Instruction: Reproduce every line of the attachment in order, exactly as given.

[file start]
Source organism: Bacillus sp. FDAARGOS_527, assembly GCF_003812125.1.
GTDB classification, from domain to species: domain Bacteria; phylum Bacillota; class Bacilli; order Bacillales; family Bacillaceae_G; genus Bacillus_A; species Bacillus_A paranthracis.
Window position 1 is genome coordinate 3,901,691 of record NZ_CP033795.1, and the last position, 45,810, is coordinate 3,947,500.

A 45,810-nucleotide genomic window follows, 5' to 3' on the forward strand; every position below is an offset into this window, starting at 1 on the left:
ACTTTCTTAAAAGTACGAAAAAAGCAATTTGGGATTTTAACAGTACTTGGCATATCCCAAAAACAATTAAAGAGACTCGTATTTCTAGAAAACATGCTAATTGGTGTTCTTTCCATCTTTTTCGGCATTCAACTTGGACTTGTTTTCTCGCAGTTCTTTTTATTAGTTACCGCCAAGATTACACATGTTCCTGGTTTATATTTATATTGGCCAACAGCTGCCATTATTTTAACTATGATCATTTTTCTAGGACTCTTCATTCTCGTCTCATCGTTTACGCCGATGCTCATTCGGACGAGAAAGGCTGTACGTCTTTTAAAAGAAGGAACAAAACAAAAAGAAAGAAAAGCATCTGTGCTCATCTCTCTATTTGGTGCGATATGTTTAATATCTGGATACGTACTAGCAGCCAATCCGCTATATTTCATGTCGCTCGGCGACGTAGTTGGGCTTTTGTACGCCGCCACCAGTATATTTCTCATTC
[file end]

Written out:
Source organism: Bacillus sp. FDAARGOS_527, assembly GCF_003812125.1.
GTDB classification, from domain to species: domain Bacteria; phylum Bacillota; class Bacilli; order Bacillales; family Bacillaceae_G; genus Bacillus_A; species Bacillus_A paranthracis.
Window position 1 is genome coordinate 3,901,691 of record NZ_CP033795.1, and the last position, 45,810, is coordinate 3,947,500.

A 45,810-nucleotide genomic window follows, 5' to 3' on the forward strand; every position below is an offset into this window, starting at 1 on the left:
ACTTTCTTAAAAGTACGAAAAAAGCAATTTGGGATTTTAACAGTACTTGGCATATCCCAAAAACAATTAAAGAGACTCGTATTTCTAGAAAACATGCTAATTGGTGTTCTTTCCATCTTTTTCGGCATTCAACTTGGACTTGTTTTCTCGCAGTTCTTTTTATTAGTTACCGCCAAGATTACACATGTTCCTGGTTTATATTTATATTGGCCAACAGCTGCCATTATTTTAACTATGATCATTTTTCTAGGACTCTTCATTCTCGTCTCATCGTTTACGCCGATGCTCATTCGGACGAGAAAGGCTGTACGTCTTTTAAAAGAAGGAACAAAACAAAAAGAAAGAAAAGCATCTGTGCTCATCTCTCTATTTGGTGCGATATGTTTAATATCTGGATACGTACTAGCAGCCAATCCGCTATATTTCATGTCGCTCGGCGACGTAGTTGGGCTTTTGTACGCCGCCACCAGTATATTTCTCATTC